Status of Development - Ocean Sequestration

To date, injection of CO2 into sea water has only been investigated in the laboratory, in small-scale in-situ experiments, and in models. Larger-scale in-situ experiments have not yet been carried out. Plans to carry out large scale experiments have failed since scientists can not get a permit from the pollution control authorities and environment ministries for carrying out such an experiment.

An international consortium involving engineers, oceanographers and ecologists from 15 institutions in the United States, Norway, Japan and Canada proposed an in-situ experiment to help evaluate the feasibility of ocean carbon storage as a means of mitigating atmospheric increases. This was to be a collaborative study of the physical, chemical, and biological changes associated with direct injection of CO2 into the ocean. The proposed CO2 Ocean Sequestration Field Experiment was to inject less than 60 tons of pure liquid carbon dioxide (CO2) into the deep ocean near Keahole Point on the Kona coast of the Island of Hawaii.

This would have been the largest intentional CO2 release into the ocean water column. The test took place in water about 800 m deep, over a period of about two weeks during the summer of 2001. Total project cost was to have been roughly US$ 5 million. A small steel pipeline, about 4 cm in diameter, was to have been deployed from a ship down to the injection depth, with a short section of pipeline resting on the sea floor to facilitate data collection. The liquid CO2 was to have been dispersed through a nozzle, with CO2 droplets briefly ascending from the injection point while dissolving into the sea water. However, the project met with opposition from environmental organizations and was never able to acquire all of the necessary permits within the prescribed budget and schedule (de Figueiredo, 2002)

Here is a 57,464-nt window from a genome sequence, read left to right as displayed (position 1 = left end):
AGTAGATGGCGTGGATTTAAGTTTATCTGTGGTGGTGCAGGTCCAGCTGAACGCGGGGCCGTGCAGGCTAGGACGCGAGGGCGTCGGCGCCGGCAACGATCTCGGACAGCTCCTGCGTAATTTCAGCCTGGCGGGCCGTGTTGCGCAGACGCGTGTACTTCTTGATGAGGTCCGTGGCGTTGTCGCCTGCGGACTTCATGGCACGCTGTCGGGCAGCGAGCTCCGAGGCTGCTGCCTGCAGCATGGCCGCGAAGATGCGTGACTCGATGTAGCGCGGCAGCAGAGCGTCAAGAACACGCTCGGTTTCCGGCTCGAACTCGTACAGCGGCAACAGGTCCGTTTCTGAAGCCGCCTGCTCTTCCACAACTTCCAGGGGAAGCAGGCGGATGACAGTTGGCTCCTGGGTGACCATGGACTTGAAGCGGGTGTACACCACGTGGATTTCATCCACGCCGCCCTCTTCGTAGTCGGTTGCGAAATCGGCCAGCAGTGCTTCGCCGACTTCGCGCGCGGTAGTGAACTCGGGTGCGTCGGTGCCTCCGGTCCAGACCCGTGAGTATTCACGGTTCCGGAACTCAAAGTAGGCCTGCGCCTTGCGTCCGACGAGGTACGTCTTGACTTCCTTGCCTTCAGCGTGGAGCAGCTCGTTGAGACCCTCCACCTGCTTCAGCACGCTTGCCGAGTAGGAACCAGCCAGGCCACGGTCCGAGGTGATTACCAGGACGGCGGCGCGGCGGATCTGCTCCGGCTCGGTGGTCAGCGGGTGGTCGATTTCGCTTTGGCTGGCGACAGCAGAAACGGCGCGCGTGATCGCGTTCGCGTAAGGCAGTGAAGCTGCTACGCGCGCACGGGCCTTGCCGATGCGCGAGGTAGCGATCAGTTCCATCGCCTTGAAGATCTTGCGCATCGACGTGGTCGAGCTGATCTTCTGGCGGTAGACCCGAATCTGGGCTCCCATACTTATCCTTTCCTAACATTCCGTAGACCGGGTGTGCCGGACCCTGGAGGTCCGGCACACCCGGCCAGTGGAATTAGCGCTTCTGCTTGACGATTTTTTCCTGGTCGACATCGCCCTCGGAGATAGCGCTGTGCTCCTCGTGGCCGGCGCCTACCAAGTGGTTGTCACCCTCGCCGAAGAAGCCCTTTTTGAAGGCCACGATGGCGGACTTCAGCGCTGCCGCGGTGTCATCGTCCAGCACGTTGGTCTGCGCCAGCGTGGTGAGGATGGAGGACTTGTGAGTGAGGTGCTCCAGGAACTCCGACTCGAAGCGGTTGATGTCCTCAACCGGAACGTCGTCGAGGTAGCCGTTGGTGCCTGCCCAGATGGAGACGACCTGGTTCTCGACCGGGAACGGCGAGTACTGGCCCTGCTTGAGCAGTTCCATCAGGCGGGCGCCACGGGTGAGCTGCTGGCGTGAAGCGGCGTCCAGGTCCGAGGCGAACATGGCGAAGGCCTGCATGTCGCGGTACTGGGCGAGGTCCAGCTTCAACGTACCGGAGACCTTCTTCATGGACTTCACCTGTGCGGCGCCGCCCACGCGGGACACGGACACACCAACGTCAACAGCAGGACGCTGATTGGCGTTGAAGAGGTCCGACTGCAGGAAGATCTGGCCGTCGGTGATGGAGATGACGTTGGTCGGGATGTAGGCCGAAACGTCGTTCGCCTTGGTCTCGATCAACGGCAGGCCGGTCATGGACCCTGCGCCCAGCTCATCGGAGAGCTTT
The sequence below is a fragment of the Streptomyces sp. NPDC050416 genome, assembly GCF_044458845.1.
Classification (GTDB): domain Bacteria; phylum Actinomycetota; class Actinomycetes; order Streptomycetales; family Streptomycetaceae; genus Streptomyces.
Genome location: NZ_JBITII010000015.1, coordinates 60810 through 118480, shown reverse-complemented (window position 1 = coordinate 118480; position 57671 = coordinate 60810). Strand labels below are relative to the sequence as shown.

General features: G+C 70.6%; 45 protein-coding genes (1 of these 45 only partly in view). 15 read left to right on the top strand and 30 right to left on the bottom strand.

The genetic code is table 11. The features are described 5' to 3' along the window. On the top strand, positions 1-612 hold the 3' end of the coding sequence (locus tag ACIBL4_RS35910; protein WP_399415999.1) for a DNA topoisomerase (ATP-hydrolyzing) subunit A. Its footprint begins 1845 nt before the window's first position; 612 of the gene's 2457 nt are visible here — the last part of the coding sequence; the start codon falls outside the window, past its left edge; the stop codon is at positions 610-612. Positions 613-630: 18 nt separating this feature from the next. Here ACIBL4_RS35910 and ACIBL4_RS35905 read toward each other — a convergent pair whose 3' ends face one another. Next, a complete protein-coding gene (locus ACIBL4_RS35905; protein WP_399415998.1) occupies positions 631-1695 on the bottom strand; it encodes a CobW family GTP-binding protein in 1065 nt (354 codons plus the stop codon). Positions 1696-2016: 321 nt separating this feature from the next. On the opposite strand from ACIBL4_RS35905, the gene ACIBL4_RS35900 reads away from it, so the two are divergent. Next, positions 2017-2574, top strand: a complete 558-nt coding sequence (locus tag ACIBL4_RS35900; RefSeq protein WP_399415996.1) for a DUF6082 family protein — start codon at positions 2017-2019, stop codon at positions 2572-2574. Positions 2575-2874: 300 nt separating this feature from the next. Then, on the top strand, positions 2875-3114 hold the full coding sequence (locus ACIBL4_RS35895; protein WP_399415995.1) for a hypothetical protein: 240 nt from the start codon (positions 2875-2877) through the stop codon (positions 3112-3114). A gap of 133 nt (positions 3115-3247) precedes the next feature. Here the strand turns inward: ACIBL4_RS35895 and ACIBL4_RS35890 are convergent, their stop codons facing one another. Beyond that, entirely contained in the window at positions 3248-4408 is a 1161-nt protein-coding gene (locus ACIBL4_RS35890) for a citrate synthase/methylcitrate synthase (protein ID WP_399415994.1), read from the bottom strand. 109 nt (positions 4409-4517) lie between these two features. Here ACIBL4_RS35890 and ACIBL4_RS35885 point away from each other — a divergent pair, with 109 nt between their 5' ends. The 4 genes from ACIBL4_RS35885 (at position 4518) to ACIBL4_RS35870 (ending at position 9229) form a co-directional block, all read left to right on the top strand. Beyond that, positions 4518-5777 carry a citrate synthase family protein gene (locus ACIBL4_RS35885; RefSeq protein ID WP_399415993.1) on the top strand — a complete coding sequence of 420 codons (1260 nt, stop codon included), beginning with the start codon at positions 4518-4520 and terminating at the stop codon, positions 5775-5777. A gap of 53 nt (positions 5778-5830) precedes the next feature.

Several smaller scale scientific experiments (less than 100 litres of CO2) have however been executed and the necessary permits have also been issued for experiments within a marine sanctuary.
 
Ocean sequestration:
 
 
Status of Ocean sequestration


 


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